October 22, 2009

Abington School Board, the Debate

I would have posted this last night, but the Phillies were a much-needed distraction. More voters and less political operatives, from both sides, might have made this event worthwhile, but again the Phillies were a distraction.

Barry Stupine wore a Phillies uniform and while we disagree on a few major issues, even I wasn't offended by what some may have thought was distasteful dress for someone in such a position, on such a stage.

Joe Dennelsbeck was obviously the focus of the debate. Not just by his incumbent opposition, but seemingly according to plan on his part. After all, one must find a way to stir things up and rattle your opponent, if you are the underdog.

Jeff Bates unfortunately took the bait and appeared less than calm, cool, or collected. His opening statement got cut short by the clock and he was noticeably shocked, spending much of the evening complaining about the rules of the debate, or the lack of enforcement thereof. It really didn't matter what else he said last night, the constant whining was an unprofessional distraction and quite frankly, surprising. Bates' reaction made Denneslbeck's "rule violations" look effective, even if it was over the top.

But it just wasn't during the debate that Bates seemed agitated. After the audience was long gone, Jeff approached me to let me know he saw the camera I was holding - like it was some kind of secret he discovered. He failed of course to realize the Abington News and Views television camera nearby which recorded much of the proceedings. Clearly, this campaign is getting to Mr. Bates.

Steve Kalinoski, for the most part, let the others squabble while trying to stay above it all. He praised the district for a few of the programs they currently run, but also pointed out his desire to see Abington do more in addressing students with special needs. But after mentioning he never wrote letters to the editor about the school board, comments which were the focus of attacks from all three incumbent members, Ray McGarry was sure to remind Kalinoski that his name was indeed on one. Typically, the lawyer pounced on the opportunity. Dennelsbeck and Kalinoski submitted a joint article in the Times Chronicle/Glenside News earlier in the campaign.

Given the flack I have leveled toward Ray McGarry over the last couple years, at least he was approachable when the debate was finished. I met his lovely wife and we had a good discussion about a few issues on my mind. One I will cover in my next post.

Adam Share is the newcomer to the township, and to the Abington political scene. He represented himself much like Kalinoski did, seeming uninterested in entering the heated debate between the others. But Share also didn't seem to have a firm grip on what the issues are in Abington; simply riding the 'we are great' train.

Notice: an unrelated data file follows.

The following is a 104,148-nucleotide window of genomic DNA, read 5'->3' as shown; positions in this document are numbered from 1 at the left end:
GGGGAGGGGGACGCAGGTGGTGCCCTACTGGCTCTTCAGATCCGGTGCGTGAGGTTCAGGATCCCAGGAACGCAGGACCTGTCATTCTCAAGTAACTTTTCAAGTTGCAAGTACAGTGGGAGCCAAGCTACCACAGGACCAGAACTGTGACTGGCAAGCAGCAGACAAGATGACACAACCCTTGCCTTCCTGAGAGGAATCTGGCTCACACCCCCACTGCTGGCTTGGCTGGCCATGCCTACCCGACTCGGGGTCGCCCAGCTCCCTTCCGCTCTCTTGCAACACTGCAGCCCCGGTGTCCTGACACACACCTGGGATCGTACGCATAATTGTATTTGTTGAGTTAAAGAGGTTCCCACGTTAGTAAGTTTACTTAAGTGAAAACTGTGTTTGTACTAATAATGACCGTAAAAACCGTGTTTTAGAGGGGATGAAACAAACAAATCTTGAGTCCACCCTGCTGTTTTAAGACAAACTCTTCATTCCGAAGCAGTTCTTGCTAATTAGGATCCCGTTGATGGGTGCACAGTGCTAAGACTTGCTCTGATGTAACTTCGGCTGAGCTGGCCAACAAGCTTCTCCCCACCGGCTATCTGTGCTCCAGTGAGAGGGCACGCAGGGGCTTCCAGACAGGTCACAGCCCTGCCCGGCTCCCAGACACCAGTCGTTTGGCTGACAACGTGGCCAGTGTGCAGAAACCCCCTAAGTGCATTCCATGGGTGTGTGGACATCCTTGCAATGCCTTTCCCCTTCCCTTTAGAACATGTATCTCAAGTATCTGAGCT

Brad Werden was unable to attend for personal reasons.

The incumbents want us all to feel everything is fine and dandy in the Abington School District. They have received awards from organizations they feel are official experts on school competency, they are cutting taxes this year, and they care about making sure the students are firmly aware global warming is an issue of significance.

The challengers think the school's administration is leading the agenda while the current school board follows; they say it should be the other way around. While they agree there has been tax cuts this year, they point out it came on the heels of increases totaling 38% over the last 8 years. Sadly, they also buy into the global warming hoax.

Not one of the participants knew the value of the services Dr. Amy Sichel, Abington's Superintendent, provided. When asked by an audience member what Sichel made when you combine salary, bonus, and benefits, and what the annual costs to the district will be after she retires, no one had an answer. McGarry could only estimate the salary at $240,000 plus.

While I don't think anyone would expect the challengers to know the number off the top of their head, the gentlemen who hold the office currently better know - they sign the budget every year.

It kinda proves what Dennelsbeck and Kalinoski were trying hard to point out - the current Abington School Board is not leading; they are being led.

Speaking of leaders...according to the clock in the right column of this blog, it has been 588 days and counting since the President of the United States paid his $21,000 overdue bill to the Abington Township Police Department for security provided during his two campaign stops to our town last year. A bill that McGarry, Bates and Stupine assured us would be paid.

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